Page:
Aiming for a last-minute upset, Republican John McCain embarked on a grueling odyssey through seven swing states Monday while Democrat Barack Obama was headed toward three longtime GOP bastions that have become Democratic-leaning battlegrounds in the historic presidential contest.
Sarah Palin unwittingly took a prank call Saturday from a Canadian comedian posing as French President Nicolas Sarkozy and telling her she would make a good president someday. Maybe in eight years, replies a laughing Palin.
Freedom Bank of Bradeton, Florida, in the United States became the 17th US bank to be seized by regulators in 2008, as the heaviest housing slump since the days of the Great Depression of the 1930 continues to trigger heaving losses.
The United States economy shrank at an annualised rate of 0.3% between July and September, according to figures from the Commerce Department. GDP figures were better than expected, although they show the sharpest contraction of the economy since 2001.
The United States Federal Reserve cut on Wednesday the key interest rate from 1.5% to 1% in a widely expected move with the purpose of promoting a return to moderate economic growth.
The mortgage crisis that is at the heart of the current financial turmoil reflects fundamental flaws in the way countries approach housing, and highlights the danger in thinking that markets alone will ensure adequate housing for all, said an independent United Nations human rights expert.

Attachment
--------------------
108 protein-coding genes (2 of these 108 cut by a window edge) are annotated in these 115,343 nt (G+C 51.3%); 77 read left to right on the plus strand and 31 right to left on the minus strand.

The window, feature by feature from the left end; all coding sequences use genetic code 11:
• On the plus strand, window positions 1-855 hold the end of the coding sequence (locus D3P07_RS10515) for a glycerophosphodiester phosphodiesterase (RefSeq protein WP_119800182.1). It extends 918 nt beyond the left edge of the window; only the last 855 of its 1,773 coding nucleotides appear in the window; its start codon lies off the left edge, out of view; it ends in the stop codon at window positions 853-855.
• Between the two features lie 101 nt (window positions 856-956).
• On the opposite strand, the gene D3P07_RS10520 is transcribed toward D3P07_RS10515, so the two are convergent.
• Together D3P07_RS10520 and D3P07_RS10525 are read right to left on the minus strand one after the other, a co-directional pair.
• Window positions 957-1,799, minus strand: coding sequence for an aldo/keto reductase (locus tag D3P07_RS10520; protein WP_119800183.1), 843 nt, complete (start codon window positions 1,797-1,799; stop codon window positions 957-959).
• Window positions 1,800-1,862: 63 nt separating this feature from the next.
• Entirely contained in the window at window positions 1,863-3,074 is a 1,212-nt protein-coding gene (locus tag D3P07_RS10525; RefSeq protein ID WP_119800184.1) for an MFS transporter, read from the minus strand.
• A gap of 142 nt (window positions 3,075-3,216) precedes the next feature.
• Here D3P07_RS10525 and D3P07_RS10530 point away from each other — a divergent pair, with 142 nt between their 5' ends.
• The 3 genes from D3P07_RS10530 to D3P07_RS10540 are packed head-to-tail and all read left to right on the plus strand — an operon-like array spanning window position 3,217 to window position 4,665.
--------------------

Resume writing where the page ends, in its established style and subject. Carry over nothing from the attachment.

Britain's leading Financial Times newspaper threw its weight behind US presidential candidate Barack Obama, saying the campaign had shown that the Democrat was the right choice to lead the US.
A United States federal jury in Miami began deliberations Friday in the trial of a wealthy Venezuelan businessman accused in a conspiracy to hide the source and destination of a suitcase stuffed with 800,000 USD in cash and involving Venezuela and Argentina.
Researchers are warning of potential problems during the United States election with record numbers set to vote and many states using new voting machines.
Former United States Federal Reserve chairman Alan Greenspan confessed on Thursday that he had made mistakes in championing the light-touch US financial regulatory system, which led to what he admitted had become a once-in-a-century credit tsunami.